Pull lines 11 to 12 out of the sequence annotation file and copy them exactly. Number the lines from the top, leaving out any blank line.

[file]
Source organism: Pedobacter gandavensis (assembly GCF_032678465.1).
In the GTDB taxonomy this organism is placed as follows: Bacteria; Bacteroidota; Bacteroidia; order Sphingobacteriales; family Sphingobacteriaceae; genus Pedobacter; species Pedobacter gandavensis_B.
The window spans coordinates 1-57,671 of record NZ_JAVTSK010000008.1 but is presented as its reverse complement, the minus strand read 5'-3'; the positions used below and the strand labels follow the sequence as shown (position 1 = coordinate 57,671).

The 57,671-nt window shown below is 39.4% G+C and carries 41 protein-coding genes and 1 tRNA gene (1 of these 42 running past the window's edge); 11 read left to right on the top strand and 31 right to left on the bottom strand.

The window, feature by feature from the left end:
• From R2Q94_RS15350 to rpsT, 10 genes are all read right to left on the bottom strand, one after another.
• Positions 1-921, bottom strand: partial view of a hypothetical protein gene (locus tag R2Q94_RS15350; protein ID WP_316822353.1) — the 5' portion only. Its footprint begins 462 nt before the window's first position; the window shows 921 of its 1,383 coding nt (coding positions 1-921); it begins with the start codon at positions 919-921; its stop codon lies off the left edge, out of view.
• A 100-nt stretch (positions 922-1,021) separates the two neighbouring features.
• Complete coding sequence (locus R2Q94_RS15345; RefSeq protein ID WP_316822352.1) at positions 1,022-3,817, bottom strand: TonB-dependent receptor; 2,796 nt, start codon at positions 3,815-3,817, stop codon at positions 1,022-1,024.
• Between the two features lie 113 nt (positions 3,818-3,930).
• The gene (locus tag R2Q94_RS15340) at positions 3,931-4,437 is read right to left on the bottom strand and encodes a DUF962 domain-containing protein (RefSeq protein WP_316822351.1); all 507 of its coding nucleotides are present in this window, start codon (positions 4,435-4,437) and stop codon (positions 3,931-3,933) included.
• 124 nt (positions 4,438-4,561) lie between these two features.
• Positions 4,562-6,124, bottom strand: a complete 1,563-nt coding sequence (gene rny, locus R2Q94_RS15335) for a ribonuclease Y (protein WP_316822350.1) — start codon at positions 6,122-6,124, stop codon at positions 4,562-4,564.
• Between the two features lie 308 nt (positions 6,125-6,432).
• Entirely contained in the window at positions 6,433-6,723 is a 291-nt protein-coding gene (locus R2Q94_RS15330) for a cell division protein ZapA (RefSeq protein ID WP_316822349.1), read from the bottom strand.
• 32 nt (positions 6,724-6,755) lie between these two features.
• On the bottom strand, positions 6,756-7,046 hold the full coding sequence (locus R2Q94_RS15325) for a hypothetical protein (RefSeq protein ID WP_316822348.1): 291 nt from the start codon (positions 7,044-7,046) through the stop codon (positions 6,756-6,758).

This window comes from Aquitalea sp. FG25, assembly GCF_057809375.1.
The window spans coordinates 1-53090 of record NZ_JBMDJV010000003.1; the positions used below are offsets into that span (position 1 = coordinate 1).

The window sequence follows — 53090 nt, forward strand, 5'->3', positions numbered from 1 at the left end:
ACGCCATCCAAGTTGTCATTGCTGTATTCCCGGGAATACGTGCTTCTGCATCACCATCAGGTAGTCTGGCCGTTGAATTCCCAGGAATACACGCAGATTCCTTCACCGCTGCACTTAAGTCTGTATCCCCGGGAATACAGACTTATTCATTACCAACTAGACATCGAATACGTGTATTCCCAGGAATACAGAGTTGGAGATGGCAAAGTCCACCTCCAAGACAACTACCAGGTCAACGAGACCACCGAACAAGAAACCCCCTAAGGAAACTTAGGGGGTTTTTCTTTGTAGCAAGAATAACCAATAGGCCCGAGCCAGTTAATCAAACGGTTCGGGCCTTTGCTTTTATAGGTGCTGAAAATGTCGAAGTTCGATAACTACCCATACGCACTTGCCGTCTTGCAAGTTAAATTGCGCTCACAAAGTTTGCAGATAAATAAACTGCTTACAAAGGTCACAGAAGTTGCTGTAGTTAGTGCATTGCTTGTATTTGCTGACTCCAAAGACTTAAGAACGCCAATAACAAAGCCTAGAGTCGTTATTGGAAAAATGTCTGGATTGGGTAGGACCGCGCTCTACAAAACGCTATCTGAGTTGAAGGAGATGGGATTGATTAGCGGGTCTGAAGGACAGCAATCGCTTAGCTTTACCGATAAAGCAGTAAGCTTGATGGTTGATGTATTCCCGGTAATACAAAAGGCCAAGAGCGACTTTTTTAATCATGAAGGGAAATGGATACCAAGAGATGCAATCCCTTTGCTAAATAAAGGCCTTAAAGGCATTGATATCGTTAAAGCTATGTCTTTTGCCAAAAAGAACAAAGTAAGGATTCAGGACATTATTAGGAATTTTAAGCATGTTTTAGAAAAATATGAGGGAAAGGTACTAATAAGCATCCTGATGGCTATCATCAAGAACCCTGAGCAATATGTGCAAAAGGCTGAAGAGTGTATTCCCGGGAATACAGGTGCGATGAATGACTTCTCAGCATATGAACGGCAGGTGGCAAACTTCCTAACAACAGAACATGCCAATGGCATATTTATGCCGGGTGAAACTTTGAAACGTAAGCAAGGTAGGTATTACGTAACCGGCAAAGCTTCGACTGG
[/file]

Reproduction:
• The gene (locus tag R2Q94_RS15340) at positions 3,931-4,437 is read right to left on the bottom strand and encodes a DUF962 domain-containing protein (RefSeq protein WP_316822351.1); all 507 of its coding nucleotides are present in this window, start codon (positions 4,435-4,437) and stop codon (positions 3,931-3,933) included.
• 124 nt (positions 4,438-4,561) lie between these two features.